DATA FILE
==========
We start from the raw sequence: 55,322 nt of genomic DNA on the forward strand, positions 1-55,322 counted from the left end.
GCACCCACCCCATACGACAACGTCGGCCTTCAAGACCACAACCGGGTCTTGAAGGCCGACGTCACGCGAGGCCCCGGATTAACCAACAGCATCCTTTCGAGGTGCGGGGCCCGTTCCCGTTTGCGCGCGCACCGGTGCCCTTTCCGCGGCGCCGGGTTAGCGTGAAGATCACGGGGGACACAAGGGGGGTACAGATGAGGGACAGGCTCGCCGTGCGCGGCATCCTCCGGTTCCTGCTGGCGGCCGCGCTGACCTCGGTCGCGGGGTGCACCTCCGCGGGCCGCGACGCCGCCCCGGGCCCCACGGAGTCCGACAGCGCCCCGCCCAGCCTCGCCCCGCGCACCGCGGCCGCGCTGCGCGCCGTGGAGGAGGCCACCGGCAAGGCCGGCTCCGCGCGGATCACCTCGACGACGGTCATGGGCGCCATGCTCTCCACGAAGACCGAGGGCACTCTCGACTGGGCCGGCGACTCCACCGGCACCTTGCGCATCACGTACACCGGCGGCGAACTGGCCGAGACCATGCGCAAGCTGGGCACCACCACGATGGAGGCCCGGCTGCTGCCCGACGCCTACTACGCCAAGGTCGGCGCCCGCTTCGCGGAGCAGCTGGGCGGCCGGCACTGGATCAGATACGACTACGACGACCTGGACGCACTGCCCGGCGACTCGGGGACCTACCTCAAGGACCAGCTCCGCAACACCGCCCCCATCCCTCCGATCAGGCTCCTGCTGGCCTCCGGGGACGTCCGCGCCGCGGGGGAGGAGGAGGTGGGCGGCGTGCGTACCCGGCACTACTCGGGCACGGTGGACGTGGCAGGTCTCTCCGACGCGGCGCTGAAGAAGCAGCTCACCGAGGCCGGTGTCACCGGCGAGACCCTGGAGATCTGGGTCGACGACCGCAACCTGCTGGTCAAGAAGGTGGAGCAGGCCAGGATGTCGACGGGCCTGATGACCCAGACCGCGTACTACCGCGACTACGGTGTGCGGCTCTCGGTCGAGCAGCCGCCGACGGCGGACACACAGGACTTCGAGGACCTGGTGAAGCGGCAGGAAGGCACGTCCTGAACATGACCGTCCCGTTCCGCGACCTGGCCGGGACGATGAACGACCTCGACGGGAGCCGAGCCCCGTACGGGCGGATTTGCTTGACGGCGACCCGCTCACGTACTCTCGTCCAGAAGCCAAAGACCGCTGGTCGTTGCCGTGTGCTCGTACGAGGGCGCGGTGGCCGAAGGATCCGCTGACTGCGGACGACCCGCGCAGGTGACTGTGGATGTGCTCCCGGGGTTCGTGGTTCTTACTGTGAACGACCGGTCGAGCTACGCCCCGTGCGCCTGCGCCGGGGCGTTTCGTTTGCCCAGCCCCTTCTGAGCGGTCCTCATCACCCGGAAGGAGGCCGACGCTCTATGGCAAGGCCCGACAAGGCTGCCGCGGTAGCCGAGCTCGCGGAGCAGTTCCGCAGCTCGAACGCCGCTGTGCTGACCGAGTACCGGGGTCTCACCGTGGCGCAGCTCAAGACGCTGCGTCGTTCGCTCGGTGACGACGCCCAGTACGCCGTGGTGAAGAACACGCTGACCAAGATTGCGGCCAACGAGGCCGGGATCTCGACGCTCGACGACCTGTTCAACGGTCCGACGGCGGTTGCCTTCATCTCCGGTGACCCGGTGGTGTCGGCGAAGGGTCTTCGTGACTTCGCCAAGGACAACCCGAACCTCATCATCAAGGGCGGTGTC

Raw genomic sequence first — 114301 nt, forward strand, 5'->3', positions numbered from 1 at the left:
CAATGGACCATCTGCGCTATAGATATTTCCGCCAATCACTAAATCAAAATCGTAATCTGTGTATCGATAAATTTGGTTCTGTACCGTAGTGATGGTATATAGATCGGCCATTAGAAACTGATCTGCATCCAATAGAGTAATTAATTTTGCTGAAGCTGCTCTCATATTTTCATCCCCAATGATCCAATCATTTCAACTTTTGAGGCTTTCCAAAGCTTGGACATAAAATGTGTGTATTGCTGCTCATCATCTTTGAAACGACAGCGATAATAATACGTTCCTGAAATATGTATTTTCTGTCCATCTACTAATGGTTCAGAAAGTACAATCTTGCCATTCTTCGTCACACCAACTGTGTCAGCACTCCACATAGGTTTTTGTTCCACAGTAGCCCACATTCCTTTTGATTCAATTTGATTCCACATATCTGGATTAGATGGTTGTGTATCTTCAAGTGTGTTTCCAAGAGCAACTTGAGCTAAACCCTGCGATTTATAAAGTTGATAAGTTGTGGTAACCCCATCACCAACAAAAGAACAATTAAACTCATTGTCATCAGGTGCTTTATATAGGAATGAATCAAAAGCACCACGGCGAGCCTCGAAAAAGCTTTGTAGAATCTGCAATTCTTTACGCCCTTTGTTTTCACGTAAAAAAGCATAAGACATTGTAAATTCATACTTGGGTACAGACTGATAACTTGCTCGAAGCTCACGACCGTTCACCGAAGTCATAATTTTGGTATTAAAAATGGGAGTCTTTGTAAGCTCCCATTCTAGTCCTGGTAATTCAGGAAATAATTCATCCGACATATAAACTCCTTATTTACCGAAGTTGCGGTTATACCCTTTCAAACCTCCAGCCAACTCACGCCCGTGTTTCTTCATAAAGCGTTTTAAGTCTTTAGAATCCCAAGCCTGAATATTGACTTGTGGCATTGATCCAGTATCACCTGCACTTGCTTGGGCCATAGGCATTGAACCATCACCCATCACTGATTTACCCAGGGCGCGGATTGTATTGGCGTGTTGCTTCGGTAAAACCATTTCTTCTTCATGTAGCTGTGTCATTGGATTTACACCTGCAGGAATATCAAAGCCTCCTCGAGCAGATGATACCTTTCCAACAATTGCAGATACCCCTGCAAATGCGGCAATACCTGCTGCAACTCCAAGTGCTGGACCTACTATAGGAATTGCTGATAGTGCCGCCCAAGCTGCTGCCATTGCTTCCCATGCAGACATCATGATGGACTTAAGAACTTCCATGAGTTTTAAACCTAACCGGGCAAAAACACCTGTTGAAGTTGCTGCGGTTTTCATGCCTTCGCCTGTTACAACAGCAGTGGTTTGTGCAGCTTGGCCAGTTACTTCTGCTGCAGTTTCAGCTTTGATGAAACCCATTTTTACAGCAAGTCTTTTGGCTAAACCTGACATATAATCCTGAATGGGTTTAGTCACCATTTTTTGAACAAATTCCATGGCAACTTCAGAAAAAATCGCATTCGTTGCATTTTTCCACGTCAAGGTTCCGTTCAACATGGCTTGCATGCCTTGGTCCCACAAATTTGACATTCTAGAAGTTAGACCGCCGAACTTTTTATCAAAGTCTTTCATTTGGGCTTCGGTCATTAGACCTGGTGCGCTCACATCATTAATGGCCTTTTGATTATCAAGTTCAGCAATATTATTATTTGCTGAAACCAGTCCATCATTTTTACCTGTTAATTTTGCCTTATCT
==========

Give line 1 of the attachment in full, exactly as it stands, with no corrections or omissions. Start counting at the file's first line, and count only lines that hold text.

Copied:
We start from the raw sequence: 55,322 nt of genomic DNA on the forward strand, positions 1-55,322 counted from the left end.